Over 60s are regularly patronised by younger generations with name calling like ‘geriatric’ and ‘over the hill’ among the most frequent insults, says study

  • Elderly were asked by u3a charity to report the most demeaning terms they hear
  • As much as 63 per cent said that they had been called insulting names in public
  • They also said that they were commonplace on TV, on social media and by family
  • Being called geriatric topped list, with past it and fuddy duddy making top three

Over 60s are regularly patronised by younger generations with name calling such as ‘geriatric’ and ‘over the hill’ among the most frequent insults, a study has said.

Older people were asked by a charity to report the most demeaning terms they have had directed at them.

Research by u3a – University of the Third Age – found older people are often insulted in person, with 63 per cent saying they had been called these names in public.

But they also reported them as being commonplace in TV programmes (65 per cent), social media (33 per cent) and used by members of their family (21 per cent).

Being called ‘geriatric’ topped the list with ‘past it’ and ‘fuddy duddy’ also making the top three.

Older people were asked by a charity to report the most demeaning terms they have had directed at them (file photo)

Older people were asked by a charity to report the most demeaning terms they have had directed at them (file photo)

Over 1,000 people aged 60 and over responded to a request by u3a to submit the most demeaning terms they have had directed at them.

U3a also quizzed the wider public and discovered more than half of them (53 per cent) admit using words which older people see as patronising.

What are the most patronising terms for elderly people and what percentage of them find the words offensive?

  • Geriatric 65 per cent
  • Past it 63 per cent
  • Fuddy duddy 58 per cent
  • Over the hill 57 per cent
  • Fogey 55 per cent
  • Crone 55 per cent
  • Old dear 53 per cent
  • Codger 50 per cent
  • Biddy 50 per cent
  • Fossil 47 per cent

A third (31 per cent) confess to using ‘fogey’ about an older person, while over a quarter (27 per cent) have used ‘biddy’ and 18 per cent said they’d described them as ‘past it’.

A fifth of Britons admitted to calling someone grandpa or grandma, despite not being related to them.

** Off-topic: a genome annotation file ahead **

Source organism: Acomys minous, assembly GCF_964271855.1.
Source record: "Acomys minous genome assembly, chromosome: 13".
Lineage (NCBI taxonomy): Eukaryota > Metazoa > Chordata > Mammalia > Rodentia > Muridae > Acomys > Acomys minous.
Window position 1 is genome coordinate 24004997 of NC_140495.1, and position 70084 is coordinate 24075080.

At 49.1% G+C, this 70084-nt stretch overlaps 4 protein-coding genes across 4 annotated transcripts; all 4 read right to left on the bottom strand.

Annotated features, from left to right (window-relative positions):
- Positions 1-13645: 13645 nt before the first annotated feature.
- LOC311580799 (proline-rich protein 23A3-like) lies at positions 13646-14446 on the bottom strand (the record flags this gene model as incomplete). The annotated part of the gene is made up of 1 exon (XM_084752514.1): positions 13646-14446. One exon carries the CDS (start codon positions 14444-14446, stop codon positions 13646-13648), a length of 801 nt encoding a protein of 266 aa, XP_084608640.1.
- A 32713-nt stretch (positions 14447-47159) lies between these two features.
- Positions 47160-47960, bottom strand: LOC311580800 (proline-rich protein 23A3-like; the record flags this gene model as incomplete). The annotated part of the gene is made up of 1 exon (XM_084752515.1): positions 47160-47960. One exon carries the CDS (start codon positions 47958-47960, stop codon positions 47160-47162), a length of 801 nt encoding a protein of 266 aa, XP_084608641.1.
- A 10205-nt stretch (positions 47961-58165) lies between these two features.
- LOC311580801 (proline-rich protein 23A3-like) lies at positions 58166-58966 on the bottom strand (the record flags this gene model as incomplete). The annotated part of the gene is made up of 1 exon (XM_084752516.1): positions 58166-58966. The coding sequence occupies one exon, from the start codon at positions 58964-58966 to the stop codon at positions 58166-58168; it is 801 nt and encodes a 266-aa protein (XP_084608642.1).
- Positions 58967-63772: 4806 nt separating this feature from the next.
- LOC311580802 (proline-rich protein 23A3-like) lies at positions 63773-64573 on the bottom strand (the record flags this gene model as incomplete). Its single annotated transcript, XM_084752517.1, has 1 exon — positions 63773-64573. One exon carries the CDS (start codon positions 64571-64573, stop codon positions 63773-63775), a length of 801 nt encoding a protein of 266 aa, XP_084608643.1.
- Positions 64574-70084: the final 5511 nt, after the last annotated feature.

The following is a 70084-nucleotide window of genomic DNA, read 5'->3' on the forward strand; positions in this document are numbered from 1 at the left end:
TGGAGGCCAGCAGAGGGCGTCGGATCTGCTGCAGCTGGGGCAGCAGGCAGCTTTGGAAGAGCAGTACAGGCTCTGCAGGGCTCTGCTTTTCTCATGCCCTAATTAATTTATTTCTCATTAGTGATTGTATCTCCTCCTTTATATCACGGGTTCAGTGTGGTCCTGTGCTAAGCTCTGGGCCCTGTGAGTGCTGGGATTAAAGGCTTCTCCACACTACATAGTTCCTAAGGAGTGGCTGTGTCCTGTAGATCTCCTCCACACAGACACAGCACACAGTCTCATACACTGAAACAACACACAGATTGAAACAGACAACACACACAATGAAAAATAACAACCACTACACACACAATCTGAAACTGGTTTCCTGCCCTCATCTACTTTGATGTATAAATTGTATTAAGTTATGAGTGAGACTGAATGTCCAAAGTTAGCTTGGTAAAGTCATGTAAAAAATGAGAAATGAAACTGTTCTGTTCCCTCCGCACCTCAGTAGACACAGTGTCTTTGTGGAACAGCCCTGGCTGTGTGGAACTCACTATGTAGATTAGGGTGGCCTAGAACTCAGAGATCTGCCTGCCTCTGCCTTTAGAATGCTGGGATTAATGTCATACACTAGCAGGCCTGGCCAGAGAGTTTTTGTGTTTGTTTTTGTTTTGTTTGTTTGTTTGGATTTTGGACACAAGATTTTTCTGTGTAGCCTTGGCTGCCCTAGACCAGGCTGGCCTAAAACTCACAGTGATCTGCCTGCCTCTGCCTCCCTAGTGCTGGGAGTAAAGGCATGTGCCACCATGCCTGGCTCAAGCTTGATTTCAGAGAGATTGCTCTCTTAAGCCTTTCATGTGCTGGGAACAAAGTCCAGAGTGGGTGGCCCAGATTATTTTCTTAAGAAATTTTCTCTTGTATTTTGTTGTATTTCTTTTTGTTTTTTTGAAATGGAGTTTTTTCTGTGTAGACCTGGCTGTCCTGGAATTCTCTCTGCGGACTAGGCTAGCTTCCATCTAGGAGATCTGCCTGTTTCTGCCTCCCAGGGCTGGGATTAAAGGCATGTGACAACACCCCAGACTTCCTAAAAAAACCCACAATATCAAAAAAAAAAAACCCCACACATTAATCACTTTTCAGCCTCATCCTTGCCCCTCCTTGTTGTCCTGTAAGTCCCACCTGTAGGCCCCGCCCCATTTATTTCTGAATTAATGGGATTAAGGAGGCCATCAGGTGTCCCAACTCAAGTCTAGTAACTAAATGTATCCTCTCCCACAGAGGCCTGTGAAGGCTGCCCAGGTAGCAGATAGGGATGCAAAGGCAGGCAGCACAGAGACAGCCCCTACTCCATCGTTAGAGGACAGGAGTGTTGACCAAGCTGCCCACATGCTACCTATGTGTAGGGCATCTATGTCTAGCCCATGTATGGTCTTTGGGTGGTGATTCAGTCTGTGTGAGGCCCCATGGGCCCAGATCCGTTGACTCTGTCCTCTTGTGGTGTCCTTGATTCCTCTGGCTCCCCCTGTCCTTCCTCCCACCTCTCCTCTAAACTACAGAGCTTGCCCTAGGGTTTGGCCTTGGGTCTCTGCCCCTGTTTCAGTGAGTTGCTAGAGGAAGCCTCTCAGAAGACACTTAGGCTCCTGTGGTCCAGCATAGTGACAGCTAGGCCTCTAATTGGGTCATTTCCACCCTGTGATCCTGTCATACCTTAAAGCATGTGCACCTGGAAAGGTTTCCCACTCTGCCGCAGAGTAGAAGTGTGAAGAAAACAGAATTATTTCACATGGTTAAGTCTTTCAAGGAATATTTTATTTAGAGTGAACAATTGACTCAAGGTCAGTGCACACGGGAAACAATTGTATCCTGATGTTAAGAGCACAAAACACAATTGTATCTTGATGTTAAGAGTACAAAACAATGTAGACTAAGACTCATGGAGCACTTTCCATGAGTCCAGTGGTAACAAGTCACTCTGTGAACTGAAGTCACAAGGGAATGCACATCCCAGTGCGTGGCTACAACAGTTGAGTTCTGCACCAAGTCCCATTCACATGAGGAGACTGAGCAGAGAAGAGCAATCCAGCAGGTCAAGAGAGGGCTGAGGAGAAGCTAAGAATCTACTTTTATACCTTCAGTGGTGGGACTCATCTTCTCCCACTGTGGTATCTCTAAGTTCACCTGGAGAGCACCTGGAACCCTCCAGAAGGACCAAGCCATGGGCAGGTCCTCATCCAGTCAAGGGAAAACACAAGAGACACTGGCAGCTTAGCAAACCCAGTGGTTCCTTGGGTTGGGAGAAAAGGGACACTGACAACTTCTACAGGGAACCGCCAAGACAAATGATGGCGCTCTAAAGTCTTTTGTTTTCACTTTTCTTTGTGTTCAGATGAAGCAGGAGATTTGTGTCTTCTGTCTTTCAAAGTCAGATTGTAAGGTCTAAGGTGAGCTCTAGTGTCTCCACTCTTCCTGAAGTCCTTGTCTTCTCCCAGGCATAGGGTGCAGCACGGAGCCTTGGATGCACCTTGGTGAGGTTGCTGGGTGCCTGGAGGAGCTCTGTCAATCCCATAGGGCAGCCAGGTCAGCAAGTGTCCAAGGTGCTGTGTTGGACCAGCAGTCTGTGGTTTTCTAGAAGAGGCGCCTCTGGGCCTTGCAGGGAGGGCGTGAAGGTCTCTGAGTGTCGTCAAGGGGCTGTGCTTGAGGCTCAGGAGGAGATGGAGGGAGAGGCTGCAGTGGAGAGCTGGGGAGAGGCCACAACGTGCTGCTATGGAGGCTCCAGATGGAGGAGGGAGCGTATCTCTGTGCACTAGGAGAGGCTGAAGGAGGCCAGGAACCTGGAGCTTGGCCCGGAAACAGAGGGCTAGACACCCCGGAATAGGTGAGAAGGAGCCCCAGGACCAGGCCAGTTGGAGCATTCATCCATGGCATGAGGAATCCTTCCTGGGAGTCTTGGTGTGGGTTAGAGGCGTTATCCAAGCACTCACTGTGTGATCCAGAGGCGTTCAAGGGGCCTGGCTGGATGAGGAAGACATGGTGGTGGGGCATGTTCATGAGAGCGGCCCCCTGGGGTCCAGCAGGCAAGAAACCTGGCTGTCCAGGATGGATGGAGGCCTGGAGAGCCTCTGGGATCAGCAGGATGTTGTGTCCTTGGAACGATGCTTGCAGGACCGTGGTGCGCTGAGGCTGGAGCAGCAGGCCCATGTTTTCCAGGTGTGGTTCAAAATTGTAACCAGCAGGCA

But it seems many in younger generations simply don’t view the terms as insults.

They say they use them as ‘it’s just banter’ (43 per cent), ‘to be friendly’ (38 per cent) or simply because ‘it’s widely used language’ (35 per cent).

Many older Britons who took part in the research said they do not feel old enough to have the terms thrown at them (41 per cent) and almost a third (28 per cent) described them as outdated.

The poll showed the most common reason for disliking such sayings is because ‘they are not an accurate representation of older people today’ (69 per cent).

Those surveyed were also invited to share their stories of patronising language.

One woman told researchers: ‘I hate being called ‘young lady’ when I am 86 years old!’

Another said: ‘In a shop I was addressed by an assistant who asked ‘How are we doing so far today?’ as if I were lucky to have made it to midday.’

U3a, which has over 450,000 members, is now asking the public to think twice about the language they use towards older people and help build a more inclusive society.

Sam Mauger, CEO of the u3a movement, said: ‘Our members are vibrant, young at heart and have much to offer. They are not the stereotypes represented by these words.

‘This absolutely isn’t about placing blame; it’s about highlighting how our language can inadvertently serve to exclude people.

‘We want to challenge the preconceptions around ageing. Our members want to achieve in life, be active and keep experiencing new things.’

Founded in 1982, u3a is a UK-wide movement of locally run interest groups that provide a wide range of opportunities to come together to learn for fun.

Advertisement



Source link

LEAVE A REPLY

Please enter your comment!
Please enter your name here